Bringing the jam to help people out of one

Find out why a retired Nelson couple give up half their week to help build more houses for their community.

"You'd better get in quick or they'll be gone!"

Rachel Chapman-Munro is behind the counter, rearranging the display of her homemade jams because, as she says, they're going quick.

"People ask about my jam: 'When's she going to make the mandarin preserve? When's the tangelo marmalade coming?'"

Every week, propelled by popular demand, Rachel makes two batches of jam at home with whatever fruit gets donated to the Nelson ReStore, one of 23 second-hand shops in New Zealand which support Habitat for Humanity's mission to build homes and communities. Along with everything else that's sold here, the proceeds go towards Habitat for Humanity's mission to transform the lives of 75,000 Kiwis over the next three years through warm, dry housing with help from proud partner AMI.

But it takes a village. A village of volunteers.

Among them are Rachel and her husband Wayne Chapman. Both retired, they spend half of their week at the Nelson ReStore, knowing that their work helps local whānau and individuals find a healthy home. Over the past 25 years, their efforts - along with many others - have helped 26 local families achieve their dream of home ownership.

Resembling more of a department store than your typical op shop, the well-organised ReStore is just one component of Habitat for Humanity's sprawling Hub, which sits on the outskirts of Nelson and houses other grassroots and social initiatives. There are more than 100 volunteers who keep this place "buzzing", as Rachel describes it.

"We come here three times a week because we love it," she says. "All the volunteers are so positive and supportive. They're generous, spirited people. And it all makes a difference."

"It's a fun place," Wayne adds. "I'm very proud to be part of this. I love what it's for, what it's about, and the care that's given to us as volunteers."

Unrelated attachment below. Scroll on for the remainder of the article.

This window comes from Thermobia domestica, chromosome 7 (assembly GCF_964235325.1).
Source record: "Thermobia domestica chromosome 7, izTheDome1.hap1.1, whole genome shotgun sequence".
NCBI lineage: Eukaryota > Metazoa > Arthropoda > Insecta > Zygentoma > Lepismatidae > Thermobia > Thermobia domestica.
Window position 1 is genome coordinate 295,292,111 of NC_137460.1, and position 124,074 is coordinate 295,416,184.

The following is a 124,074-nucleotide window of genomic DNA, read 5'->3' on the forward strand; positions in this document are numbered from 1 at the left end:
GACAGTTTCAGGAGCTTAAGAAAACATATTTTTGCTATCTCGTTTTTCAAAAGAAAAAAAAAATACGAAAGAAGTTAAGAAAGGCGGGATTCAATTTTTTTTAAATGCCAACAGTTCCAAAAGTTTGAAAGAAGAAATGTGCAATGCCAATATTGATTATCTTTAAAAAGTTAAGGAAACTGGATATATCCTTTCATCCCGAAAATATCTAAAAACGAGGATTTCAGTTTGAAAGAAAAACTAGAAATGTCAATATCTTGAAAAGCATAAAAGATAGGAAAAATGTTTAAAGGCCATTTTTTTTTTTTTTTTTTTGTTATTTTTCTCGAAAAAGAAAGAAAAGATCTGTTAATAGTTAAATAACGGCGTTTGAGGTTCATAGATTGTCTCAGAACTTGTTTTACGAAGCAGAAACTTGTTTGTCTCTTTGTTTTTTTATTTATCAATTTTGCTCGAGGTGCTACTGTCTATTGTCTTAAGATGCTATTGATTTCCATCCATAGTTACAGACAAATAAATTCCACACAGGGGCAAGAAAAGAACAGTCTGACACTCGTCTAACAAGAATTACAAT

Rachel's jam enterprise is a mere dollop on the side compared to what she and Wayne really bring to the table.

Behind the constantly swinging double doors that link the ReStore to the bustling hangar-like storeroom, Rachel is hard at work. A lover of crafting and textiles, Rachel is motivated by recycling and sustainable living. Nothing goes to waste on her watch, and you can tell: Sheets of paper, spare buttons, cloth and various textiles are piled high, draped over sewing machines, boxes, and bags of luminous felt-tip pens. If her phone were to ring, it might take some finding.

Being so buried in your work, almost literally in Rachel's case, you'd be forgiven for losing a sense of the bigger picture.

"No, it's really easy to see what this can achieve," Rachel explains. "One of the things I enjoy hearing about is the income we generate. At the end of the year, when you realise you helped make a million dollars to help get these homes built, you think 'well that was worth it'.

"Every Thursday we also get a newsletter about what's been happening, who's managed to be housed. It's really good to see the end product."

Back on the shop floor, Wayne is admiring his work - an array of perfectly-functioning heaters which can be snapped up for a fraction of the price if they were bought new.

It's a fitting reminder that winter is just around the corner. Heaters will soon click to life again as whānau across Nelson rug up for the months ahead.

Recently, 88 families applied for 12 new houses under construction in nearby Stoke that were made possible by Habitat for Humanity's progressive home ownership programme - a success story on one hand, but a clear indication Nelson is no escapee from New Zealand's desperate demand for warm, healthy homes.

Wayne applies his rigorous testing expertise as a registered electrician to ensure all donated electrical goods and whiteware are safe to sell. Kettles, hobs, crepe makers - if it involves plugs and batteries, you can be sure it's come across Wayne's desk.

"We're selling this stuff to make money to build houses. But we're also offering - at affordable prices - stuff to go in the houses as well," explains ReStore Manager Becky Wyatt.

Naturally, Becky is always on the lookout for volunteers. But her hope is that more people with professional qualifications like Wayne will come forward to volunteer their services.

"We could take people with any kind of skills. Whether it's making sure the stock we sell is safe or even building maintenance skills like plumbing," she says.

For Nelson General Manager Nick Clarke, the whole kaupapa of Habitat for Humanity simply wouldn't exist without the generosity and goodwill of volunteers.

"Our volunteers are big-hearted outward-looking people. That's a huge quality," Nick says. "If you put that into effect locally, there can be so many benefits. So we're always asking, 'What can we do as Kiwis to bring about change?'. What we're doing is working towards a society and a world that is hope-filled."

Nick admits there's a long road ahead. But given the "game-changing" successes they've had in helping people out of "dire situations" and into safe homes, it's clear that something about Habitat for Humanity's work here is sticking - and it's not just Rachel's jam.